The second step will be for your lawyer to obtain a record on appeal from the trial court clerk:

This document consists of each paper that the clerk filed in your case as well as the court reporter’s transcripts from the hearings, trial and sentencing. If there are any errors in the trial process your attorney will find them in these documents, typically called the record on appeal.

The third step is to prepare the initial brief and file it: 

After your attorney reviews the record on appeal, he or she will conduct legal research.  If any error is found, the attorney will prepare and file an initial brief. Based upon the documents within the record on appeal, your attorney will explain the facts of your trial case and present the legal arguments that support your appellate issues. 

The fourth step is awaiting the answer brief:

The opposing side will also have a chance to argue against your appeal, and will file what is called an answer brief.  They will look at whether the legal arguments raised in the initial brief were properly preserved for appellate review (an issue is preserved if your trial attorney made a proper and specific objection below and a ruling was made by the trial judge).   

The fifth is determining whether to file a reply brief and/or request oral argument: 

In an appeal, unlike trial, the defense gets the last word by filing a reply brief.  This brief points out inaccuracies in the answer brief and finalizes the defense argument in writing.  If beneficial, your attorney may also request an oral argument.  The appellate court has the discretion to grant or deny a request for oral argument.  If the court grants oral argument, the attorneys will appear before a three judge panel to argue in person the points addressed in the written briefs.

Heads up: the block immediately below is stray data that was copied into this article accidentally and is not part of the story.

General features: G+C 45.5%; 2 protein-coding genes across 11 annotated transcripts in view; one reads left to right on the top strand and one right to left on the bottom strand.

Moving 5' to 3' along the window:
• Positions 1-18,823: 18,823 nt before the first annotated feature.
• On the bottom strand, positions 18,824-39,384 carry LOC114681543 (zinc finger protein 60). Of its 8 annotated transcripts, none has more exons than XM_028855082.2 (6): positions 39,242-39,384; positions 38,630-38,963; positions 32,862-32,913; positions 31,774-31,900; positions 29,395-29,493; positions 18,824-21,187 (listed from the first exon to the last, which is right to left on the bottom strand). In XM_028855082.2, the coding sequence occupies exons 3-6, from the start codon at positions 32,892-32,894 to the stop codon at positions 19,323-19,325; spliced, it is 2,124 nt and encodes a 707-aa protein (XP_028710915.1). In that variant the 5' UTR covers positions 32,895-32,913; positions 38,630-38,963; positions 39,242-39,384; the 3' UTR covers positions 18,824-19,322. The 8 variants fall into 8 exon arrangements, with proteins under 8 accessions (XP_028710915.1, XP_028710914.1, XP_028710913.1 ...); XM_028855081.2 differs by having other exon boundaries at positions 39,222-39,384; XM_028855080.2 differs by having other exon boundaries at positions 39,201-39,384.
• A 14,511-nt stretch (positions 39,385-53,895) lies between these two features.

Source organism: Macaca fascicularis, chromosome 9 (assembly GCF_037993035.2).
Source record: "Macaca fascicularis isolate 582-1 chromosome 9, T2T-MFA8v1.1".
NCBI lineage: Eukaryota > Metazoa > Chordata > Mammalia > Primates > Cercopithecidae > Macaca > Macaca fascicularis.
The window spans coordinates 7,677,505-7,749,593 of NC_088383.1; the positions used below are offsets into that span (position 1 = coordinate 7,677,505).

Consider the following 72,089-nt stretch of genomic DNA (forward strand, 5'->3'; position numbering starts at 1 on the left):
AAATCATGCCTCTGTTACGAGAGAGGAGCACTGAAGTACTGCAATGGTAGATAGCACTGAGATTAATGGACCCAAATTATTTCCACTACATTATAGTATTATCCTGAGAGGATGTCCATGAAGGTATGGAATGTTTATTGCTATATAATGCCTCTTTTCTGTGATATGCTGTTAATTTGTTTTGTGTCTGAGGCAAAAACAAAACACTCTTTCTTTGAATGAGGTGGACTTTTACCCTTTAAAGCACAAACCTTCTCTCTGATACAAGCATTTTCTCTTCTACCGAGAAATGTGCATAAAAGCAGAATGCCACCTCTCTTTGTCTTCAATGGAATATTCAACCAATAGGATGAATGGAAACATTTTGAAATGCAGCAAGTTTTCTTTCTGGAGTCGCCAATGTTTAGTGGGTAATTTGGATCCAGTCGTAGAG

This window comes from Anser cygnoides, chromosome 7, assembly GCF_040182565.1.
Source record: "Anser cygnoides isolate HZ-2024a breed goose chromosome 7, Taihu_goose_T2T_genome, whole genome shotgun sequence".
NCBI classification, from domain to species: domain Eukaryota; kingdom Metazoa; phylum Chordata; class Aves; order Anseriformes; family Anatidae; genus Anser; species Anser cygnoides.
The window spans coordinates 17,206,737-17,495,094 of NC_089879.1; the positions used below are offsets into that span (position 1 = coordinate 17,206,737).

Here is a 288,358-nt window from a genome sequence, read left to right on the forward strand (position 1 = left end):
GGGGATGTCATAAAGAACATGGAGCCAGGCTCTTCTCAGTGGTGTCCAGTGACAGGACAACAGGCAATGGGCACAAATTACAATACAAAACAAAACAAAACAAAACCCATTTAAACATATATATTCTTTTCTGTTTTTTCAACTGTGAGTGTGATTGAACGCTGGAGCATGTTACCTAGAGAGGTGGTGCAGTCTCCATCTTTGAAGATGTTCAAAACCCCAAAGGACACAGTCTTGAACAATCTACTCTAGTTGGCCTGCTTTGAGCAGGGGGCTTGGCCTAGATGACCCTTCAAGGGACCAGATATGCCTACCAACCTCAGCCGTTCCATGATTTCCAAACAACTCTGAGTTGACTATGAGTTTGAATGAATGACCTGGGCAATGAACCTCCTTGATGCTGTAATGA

The last step in the appeal process is awaiting the appellate court’s decision: 

Depending on the reviewing court, this may take 3 to 6 months.  The appellate court may reverse for a new trial, for a new sentencing, for dismissal of a charge, or affirm your conviction.  If your conviction is affirmed, you may have options to further pursue an appeal in another court or file for postconviction relief.  

How Can You Watch the Oral Arguments of the Court?

The majority of the oral arguments are open to public viewing. You can also watch them on the court’s websites. If you need the oral argument schedule, you can also find this on the court’s website. The court’s Marshall  will have copies of the court’s daily oral argument schedule, so you will be able to pick one up from him or her.

How Much Does an Appeal Cost in Florida?